Research what programs the company uses. If you don’t know them, get to know them. There are plenty of courses/tutorials out there.
4. Be ready for change.
A lot. Budget, workload capacity, time constrictions, creative pivots or leadership changes are big changes that happen in an instant. But you will also deal with day-to-day things like changes to a level, where an enemy encounter happens or needing a character to say an extra piece of information.
If you are not flexible enough to roll up your sleeves and find a way to make it work to everyone’s advantage, then you are going to find it very hard to enjoy yourself at work.
5. Be proactive.
This goes back to what I said before. You need to be able to cooperate with everyone on your team. Because at some point something you do will impact someone else’s work. And when it’s crunch time, it’s easy to forget or not realize who you should be talking to.
It’s your job to makes sure you’re in the loop and keeping track of who you affect when you change things, and who could potentially be changing things that affect you. Don’t get me wrong, you’ll spend enormous amounts of time sitting in a chair and looking at a screen—but if that chair gets too warm and comfy, you are doing something wrong.
What does the hiring process look like for a candidate?
In my department, candidates submit writing samples (especially ones that pertain to designing and inputting that writing in a game through software). A smart candidate tailors their samples to the types of games Capcom produces.
I had a follow-up interview to meet my current narrative producer, lead writer and fellow narrative designer. However, more software dependent roles have to go through interviews that involve proving your tech skills. Which might mean multiple interview sessions.
Let’s say there’s a bunch of students all applying for the same job. What really sets one apart from the pack?
When a recruiter can see personal projects that are relevant to your respective field. Maybe you’ve created an original game from scratch, published your own comic book, had a script produced, created an app that’s actually on the App Store. Show your recruiter that you’ve been exploring your tools—trying to grow and make things happen.
Anything else you think someone looking to break into the world of video games should know?
1. There are no formulas.
There are just as many ways to get into this industry as there are people in it.
The opportunities are out there. But you have to be open to those happening in ways you did not expect. Make sure to have the skills you need to take advantage of opportunities. And develop good relationships with mentors who can help build both your soft and hard skills. It was a mentor who taught me how to write for video games and some of the ins and outs of the industry. Those were both huge soft and hard skill advantages for me.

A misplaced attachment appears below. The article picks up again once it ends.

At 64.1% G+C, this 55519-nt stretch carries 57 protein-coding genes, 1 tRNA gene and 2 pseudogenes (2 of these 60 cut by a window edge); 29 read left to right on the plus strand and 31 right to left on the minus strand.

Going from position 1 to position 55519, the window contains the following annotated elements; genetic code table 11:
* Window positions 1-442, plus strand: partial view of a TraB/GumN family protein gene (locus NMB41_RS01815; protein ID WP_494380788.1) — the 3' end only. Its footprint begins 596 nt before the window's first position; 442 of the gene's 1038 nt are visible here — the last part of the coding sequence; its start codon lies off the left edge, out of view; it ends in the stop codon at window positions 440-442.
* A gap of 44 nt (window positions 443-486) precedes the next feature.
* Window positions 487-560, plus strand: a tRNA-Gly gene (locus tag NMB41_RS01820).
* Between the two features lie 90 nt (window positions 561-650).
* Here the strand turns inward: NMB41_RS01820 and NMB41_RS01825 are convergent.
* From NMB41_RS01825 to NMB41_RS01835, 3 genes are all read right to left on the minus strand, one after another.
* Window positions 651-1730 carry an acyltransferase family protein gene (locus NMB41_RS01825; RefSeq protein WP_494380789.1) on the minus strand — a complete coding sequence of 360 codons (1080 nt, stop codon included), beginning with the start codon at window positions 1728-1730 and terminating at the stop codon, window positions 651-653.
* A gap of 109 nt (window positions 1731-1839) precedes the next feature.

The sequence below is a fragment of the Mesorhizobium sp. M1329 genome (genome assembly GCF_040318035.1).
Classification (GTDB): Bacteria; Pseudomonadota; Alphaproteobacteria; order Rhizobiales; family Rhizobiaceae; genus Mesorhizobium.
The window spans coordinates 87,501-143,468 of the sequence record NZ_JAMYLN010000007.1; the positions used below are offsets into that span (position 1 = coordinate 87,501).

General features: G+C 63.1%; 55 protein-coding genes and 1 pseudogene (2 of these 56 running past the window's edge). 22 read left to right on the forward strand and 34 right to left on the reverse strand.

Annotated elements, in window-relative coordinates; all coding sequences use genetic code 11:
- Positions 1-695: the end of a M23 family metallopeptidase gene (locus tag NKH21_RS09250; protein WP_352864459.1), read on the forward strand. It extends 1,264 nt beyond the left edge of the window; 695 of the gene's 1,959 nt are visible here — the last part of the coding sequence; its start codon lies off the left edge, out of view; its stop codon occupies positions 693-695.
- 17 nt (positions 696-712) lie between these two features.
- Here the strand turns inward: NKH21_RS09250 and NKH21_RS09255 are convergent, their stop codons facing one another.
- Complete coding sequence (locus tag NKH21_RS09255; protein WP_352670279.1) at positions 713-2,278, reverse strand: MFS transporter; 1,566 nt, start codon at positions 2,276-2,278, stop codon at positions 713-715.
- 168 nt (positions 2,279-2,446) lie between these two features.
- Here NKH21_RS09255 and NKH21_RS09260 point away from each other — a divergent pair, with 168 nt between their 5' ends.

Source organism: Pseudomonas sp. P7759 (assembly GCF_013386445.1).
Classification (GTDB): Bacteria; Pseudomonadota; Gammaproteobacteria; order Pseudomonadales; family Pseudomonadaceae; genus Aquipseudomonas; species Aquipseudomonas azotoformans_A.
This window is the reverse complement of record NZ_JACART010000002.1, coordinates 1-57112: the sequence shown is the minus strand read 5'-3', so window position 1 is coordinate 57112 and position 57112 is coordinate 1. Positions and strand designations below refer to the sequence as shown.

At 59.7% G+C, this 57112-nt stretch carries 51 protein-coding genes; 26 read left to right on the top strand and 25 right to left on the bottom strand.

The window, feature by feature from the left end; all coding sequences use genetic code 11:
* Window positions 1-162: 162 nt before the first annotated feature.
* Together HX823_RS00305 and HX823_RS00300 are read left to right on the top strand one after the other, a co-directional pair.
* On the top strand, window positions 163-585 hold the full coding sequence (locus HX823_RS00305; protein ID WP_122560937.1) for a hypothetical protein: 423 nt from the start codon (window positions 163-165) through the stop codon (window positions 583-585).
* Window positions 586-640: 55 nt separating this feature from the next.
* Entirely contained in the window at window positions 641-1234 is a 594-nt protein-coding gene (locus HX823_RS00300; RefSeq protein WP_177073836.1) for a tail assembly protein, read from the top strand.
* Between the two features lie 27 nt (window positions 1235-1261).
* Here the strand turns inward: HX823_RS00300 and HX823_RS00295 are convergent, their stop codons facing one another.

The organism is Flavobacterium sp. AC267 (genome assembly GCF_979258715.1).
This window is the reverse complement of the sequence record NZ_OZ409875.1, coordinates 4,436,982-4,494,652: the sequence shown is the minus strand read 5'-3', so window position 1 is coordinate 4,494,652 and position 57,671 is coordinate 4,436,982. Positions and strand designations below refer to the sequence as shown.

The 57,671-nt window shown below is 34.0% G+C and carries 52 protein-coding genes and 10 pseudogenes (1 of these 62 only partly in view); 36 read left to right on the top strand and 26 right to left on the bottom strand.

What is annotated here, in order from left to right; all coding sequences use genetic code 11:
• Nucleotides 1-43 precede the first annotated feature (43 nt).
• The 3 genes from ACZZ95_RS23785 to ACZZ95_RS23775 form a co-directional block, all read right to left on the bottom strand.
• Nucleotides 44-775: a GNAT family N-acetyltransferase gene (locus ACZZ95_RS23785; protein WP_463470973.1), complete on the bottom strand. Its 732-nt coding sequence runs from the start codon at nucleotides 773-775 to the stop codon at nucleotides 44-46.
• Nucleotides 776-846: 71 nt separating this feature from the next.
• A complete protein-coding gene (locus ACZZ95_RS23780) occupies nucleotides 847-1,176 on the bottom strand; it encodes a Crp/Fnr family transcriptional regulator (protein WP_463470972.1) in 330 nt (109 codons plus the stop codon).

PRO TIP: Look for open house opportunities. Studios, including Capcom, occasionally host networking events. It’s a great chance to get a clear picture of how to get hired from the people who are working in a specific field within the company
2. Be kind.
Just like film, it can get stressful dealing with deadlines and spending long periods of time with the same people. A smile or a coffee run can sometimes change someone’s day for the better. I always go for a healthy stash of chocolate treats at my desk.
3. Enjoy yourself.
The great thing about working in videogames? You’re probably going to find a large number of people with common interests. From playing D&D and watching bad movies during lunchtime, to Comic Con-level Halloween costume competitions (yeah, it gets real at Capcom), you’ll find plenty of kindred spirits and have a lot of fun.
The industry is small and a bit of a revolving door with people coming and going between studios. People cross paths all the time. You want to know who you enjoy working with. At the end of the day, that’ll make all the difference when the curve balls are thrown at you.
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*Opinions expressed are those of the author, and not necessarily those of Student Life Network or their partners.